Clinical Lead Dr Daniel Atkinson was recently asked by Yahoo Style to comment on the effects eating a whole chocolate Easter in one sitting would have on the body.

So we decided to put together the below infographic, to help demonstrate what may occur and when.

The below is based on someone consuming a large-sized milk chocolate egg, weighing around 200 grams, containing roughly 100 grams of sugar.

Packaging on Easter eggs will usually specify 25 grams as a serving. But on the day itself, not everyone may pay heed to this; so consuming and even exceeding reference intakes for added sugar is easily possible.

How much sugar should we be eating?

Daily reference intakes for an adult are 2,000 calories, and 90 grams of sugar. However, this sugar figure refers to total sugars - which includes sugars that occur naturally in foods like milk, cheese, fruit and vegetables.

The natural sugars in these foods are different to those often found in confectionery items such as sweets and chocolate, which contain added sugars. Foods that contain natural sugars often deliver key nutrients as well, such as protein, fibre, vitamins and minerals. Confectionery items might carry these nutrients, but in much smaller amounts; making them sugar- and calorie-dense.

The recommended upper limit of added sugar intake is actually much lower than 90 grams. To keep the risk of diet-related disease to a minimum, foods containing added sugar should account for no more than five percent of a person’s total daily calorie intake; so really, no more than around 30 grams per day for an adult.

For children, reference intakes are lower. Current NHS guidelines are that those aged between 7 and 10 should consume no more than 24 grams in a day; and children between 4 and 6 no more than 19 grams.

There are some important factors to consider then when reading labels. On food packaging, calorie and sugar content is given as a percentage of adult reference intake, not children’s. Furthermore, the percentage of sugar RI refers to total sugars, not added sugars.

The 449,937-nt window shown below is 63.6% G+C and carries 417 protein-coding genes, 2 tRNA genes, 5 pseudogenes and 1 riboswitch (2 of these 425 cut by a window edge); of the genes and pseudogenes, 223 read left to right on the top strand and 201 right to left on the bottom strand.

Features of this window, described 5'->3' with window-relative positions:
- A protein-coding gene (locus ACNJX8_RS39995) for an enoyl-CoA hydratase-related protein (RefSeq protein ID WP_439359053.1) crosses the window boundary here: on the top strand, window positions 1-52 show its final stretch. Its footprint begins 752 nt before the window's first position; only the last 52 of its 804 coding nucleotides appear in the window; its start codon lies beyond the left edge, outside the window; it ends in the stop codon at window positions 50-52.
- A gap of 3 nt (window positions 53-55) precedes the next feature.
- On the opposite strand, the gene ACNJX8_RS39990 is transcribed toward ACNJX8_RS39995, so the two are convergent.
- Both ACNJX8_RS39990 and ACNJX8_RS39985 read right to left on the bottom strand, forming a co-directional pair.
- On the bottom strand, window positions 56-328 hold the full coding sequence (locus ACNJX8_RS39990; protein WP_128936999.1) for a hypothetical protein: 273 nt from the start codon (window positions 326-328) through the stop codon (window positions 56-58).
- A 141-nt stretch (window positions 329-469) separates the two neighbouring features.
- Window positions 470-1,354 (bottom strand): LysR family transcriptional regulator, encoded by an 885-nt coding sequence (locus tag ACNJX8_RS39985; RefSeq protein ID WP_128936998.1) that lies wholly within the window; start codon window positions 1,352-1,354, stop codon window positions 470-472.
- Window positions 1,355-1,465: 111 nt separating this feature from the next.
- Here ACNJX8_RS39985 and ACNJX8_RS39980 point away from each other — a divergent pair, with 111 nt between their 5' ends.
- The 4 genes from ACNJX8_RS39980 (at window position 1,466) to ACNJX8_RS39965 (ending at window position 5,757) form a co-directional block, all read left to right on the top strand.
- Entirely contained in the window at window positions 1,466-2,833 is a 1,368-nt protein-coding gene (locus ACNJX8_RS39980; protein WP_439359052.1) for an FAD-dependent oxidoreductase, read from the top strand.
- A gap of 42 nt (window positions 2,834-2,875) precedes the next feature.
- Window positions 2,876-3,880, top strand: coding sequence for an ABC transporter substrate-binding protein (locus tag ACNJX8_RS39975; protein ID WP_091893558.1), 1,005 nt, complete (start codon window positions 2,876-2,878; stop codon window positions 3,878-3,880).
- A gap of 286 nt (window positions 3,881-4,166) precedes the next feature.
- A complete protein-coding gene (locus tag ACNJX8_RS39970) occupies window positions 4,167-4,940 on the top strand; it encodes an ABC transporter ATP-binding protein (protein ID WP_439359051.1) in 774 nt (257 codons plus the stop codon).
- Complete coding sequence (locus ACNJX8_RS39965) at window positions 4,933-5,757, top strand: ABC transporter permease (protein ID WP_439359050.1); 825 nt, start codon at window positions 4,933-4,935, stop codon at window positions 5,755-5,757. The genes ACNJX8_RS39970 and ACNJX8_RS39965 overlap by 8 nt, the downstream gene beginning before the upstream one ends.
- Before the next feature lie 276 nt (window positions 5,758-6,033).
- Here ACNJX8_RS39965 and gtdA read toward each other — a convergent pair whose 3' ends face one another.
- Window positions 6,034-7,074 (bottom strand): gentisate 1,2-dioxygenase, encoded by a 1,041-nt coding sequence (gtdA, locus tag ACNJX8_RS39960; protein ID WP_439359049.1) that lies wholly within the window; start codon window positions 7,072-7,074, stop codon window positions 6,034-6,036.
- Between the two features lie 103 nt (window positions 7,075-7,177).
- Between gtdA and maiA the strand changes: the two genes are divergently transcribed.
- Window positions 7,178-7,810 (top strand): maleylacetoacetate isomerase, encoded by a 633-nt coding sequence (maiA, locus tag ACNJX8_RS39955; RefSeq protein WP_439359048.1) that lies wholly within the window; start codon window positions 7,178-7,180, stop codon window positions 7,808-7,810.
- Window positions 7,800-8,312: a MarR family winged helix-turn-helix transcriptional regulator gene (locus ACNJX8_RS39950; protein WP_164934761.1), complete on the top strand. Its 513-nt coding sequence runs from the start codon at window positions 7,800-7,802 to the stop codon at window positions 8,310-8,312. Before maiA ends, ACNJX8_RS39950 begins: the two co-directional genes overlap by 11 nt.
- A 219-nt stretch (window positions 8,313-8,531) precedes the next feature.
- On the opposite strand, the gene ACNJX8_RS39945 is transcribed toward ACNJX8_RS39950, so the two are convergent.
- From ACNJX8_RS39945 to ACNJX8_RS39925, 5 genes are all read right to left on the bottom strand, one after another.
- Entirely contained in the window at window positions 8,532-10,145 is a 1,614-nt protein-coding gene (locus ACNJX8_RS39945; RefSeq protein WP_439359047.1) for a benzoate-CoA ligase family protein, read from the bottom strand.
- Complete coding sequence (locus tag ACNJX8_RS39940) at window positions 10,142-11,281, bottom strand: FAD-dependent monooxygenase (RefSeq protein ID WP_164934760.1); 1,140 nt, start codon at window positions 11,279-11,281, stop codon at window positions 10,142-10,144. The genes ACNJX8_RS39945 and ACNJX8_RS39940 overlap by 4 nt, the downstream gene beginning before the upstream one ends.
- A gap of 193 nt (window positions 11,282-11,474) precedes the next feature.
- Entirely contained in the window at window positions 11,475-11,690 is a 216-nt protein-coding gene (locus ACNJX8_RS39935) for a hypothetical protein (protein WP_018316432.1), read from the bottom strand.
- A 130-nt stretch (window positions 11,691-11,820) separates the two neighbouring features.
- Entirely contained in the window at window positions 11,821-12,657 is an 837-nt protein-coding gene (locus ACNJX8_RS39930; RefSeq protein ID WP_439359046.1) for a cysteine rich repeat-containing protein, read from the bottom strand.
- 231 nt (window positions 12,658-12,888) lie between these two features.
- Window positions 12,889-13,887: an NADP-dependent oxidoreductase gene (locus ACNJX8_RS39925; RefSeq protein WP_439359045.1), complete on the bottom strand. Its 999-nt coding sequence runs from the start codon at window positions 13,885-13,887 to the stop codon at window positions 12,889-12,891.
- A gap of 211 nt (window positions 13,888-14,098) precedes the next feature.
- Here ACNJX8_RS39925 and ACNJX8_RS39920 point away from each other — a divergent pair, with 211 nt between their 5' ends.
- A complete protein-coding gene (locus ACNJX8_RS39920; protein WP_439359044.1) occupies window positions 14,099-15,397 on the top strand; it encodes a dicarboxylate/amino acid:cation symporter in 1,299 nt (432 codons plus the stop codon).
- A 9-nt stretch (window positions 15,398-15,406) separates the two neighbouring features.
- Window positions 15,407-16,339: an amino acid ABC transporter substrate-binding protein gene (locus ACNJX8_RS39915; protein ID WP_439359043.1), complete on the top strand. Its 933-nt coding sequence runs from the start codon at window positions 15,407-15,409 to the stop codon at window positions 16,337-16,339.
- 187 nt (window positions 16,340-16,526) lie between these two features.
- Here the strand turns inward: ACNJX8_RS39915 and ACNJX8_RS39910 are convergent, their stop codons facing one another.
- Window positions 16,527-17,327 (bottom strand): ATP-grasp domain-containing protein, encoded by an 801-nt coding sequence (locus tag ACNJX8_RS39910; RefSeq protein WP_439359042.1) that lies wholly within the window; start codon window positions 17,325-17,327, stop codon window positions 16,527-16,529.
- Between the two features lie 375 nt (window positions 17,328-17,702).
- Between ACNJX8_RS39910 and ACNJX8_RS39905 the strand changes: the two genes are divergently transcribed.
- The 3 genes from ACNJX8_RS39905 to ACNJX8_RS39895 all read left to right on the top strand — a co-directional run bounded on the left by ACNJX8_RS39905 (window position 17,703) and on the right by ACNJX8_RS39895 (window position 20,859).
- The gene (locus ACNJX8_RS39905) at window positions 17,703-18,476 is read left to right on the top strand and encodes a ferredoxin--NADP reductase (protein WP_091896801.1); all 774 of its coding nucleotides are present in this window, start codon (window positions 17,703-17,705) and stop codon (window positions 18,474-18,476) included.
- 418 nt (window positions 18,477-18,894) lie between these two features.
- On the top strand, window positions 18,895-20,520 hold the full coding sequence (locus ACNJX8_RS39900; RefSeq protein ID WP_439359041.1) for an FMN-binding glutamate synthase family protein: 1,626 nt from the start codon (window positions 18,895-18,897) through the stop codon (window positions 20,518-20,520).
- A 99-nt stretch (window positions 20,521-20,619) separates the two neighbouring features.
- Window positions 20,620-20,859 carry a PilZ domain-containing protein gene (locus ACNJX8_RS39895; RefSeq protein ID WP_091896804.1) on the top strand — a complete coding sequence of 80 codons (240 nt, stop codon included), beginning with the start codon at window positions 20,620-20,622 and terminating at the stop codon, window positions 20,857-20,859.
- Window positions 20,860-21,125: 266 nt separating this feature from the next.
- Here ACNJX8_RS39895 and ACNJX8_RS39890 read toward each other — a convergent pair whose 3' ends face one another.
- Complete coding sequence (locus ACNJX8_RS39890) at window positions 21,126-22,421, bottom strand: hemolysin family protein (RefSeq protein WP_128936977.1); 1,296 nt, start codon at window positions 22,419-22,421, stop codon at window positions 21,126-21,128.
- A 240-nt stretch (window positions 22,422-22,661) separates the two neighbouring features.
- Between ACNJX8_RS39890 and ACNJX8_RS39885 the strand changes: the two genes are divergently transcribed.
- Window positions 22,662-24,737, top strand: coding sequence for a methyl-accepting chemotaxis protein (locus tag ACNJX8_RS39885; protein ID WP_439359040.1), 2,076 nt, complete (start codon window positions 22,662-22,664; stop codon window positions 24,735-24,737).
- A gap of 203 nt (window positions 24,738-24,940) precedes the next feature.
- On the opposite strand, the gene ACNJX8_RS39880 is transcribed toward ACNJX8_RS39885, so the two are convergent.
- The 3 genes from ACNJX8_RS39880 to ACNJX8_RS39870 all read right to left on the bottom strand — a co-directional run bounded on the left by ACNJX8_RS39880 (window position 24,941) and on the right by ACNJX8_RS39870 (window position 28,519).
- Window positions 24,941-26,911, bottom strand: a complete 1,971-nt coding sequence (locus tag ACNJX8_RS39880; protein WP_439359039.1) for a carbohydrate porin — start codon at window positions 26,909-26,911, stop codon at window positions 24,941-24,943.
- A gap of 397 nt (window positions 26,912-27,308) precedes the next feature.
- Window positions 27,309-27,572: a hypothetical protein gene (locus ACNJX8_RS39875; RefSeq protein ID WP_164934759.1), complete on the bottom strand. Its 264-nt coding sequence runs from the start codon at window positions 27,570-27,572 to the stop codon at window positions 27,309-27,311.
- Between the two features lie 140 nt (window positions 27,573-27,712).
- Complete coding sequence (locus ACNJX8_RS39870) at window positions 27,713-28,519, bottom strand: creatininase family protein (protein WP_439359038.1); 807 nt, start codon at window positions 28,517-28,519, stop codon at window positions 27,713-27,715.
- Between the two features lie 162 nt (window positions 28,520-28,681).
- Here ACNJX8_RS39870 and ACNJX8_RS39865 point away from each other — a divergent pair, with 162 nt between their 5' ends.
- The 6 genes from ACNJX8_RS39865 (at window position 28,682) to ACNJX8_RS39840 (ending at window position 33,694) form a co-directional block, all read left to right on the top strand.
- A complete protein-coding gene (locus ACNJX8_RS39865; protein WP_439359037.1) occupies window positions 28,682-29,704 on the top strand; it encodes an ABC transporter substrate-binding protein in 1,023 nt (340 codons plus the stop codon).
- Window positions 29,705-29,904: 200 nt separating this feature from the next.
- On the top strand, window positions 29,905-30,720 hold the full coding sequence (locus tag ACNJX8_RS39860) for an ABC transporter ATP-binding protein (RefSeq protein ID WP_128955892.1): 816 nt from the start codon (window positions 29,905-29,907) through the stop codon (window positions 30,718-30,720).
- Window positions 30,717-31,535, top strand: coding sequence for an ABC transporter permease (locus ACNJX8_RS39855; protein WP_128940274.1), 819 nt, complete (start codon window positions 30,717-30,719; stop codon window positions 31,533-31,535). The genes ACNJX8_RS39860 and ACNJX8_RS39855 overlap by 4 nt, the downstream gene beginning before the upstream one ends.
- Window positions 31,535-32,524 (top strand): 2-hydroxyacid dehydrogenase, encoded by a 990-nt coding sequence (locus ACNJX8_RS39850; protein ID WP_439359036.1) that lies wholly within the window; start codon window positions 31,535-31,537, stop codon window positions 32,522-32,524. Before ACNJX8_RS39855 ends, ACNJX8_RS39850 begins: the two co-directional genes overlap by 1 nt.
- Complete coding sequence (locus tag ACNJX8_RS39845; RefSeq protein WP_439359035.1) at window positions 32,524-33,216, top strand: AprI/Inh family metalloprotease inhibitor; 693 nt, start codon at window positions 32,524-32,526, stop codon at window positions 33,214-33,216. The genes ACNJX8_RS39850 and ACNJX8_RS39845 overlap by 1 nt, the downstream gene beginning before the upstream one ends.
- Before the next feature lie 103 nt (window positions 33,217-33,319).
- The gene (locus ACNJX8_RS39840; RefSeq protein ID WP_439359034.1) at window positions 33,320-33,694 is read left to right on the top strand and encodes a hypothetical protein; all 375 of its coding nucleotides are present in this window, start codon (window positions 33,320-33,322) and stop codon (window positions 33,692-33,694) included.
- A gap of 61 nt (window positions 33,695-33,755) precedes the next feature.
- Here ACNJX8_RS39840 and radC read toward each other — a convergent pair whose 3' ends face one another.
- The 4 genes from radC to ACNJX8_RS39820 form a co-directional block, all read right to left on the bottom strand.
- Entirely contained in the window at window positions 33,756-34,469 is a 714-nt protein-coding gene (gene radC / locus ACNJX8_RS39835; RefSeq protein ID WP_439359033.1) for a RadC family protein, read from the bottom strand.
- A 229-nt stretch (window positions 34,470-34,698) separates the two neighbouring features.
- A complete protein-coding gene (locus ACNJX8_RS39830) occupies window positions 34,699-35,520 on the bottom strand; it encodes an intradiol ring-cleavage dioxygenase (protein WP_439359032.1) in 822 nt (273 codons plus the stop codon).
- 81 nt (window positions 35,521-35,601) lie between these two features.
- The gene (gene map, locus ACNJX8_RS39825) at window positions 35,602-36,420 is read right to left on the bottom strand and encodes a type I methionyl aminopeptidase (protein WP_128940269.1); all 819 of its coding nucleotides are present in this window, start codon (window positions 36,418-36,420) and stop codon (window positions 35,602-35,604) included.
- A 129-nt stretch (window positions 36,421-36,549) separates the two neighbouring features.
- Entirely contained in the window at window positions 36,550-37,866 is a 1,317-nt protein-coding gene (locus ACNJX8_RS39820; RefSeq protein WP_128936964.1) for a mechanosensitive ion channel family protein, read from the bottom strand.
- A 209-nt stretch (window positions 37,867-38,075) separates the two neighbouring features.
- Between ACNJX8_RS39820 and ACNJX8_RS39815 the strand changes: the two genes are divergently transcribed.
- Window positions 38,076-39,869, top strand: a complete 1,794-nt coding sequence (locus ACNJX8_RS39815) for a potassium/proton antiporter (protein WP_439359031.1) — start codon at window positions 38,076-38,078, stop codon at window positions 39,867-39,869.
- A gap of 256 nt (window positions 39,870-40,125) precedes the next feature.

So one large Easter egg, at 110 grams of sugar, rather than merely exceeding the daily RI threshold (90 grams), is in actuality closer to being four times the RI threshold for an adult. For a child, it’s between four and five times the threshold.

Enjoying Easter eggs - but in moderation

This information shouldn’t be taken as a cue to cancel Easter eggs altogether. Enjoying the occasional treat is important, and gifting Easter eggs to family members is a nice tradition to have.

What’s more, holidays spent with family are often a time to indulge and eat a little more than we might normally. As long as this doesn’t become a regular habit, it isn’t going to impact too much on your health.

If giving and receiving Easter eggs is a fixture of the holiday in your household, but you want to stay healthy and avoid putting the body through the effects described above, it might be useful to take the following into consideration:

  • Don’t eat your Easter egg all at once. An Easter egg can contain over half of a days worth of total calories, two days worth of saturated fat, and four days worth of added sugar (for an adult). So, try and stick to breaking off and eating a little section at a time, and make it last for more than just one or two days.
  • Make a pact to gift more modest-sized eggs. You or the person you’re gifting an egg to will be less inclined to eat as much.
  • If you get a large Easter egg, share it.
  • Choose dark chocolate over milk chocolate. Dark chocolate made from 70 or 80 percent cocoa solids tends to be richer, so you won’t need to eat as much of it to feel satisfied. It also tends to have a lower sugar content than milk chocolate.
  • Have some tupperware at the ready. Resealing your egg in the foil it comes with isn’t always possible, so the temptation may be eat it before it ‘goes stale’. Instead, seal up your Easter egg in a plastic container after you’ve had some, and put it away in the cupboard. You’ll feel less like you need to rush it.
  • Keep oral health in mind. Drink some water after eating chocolate, to prevent harmful acids from lingering in the mouth and attacking the teeth and gums. And obviously, make sure you brush your teeth and floss regularly.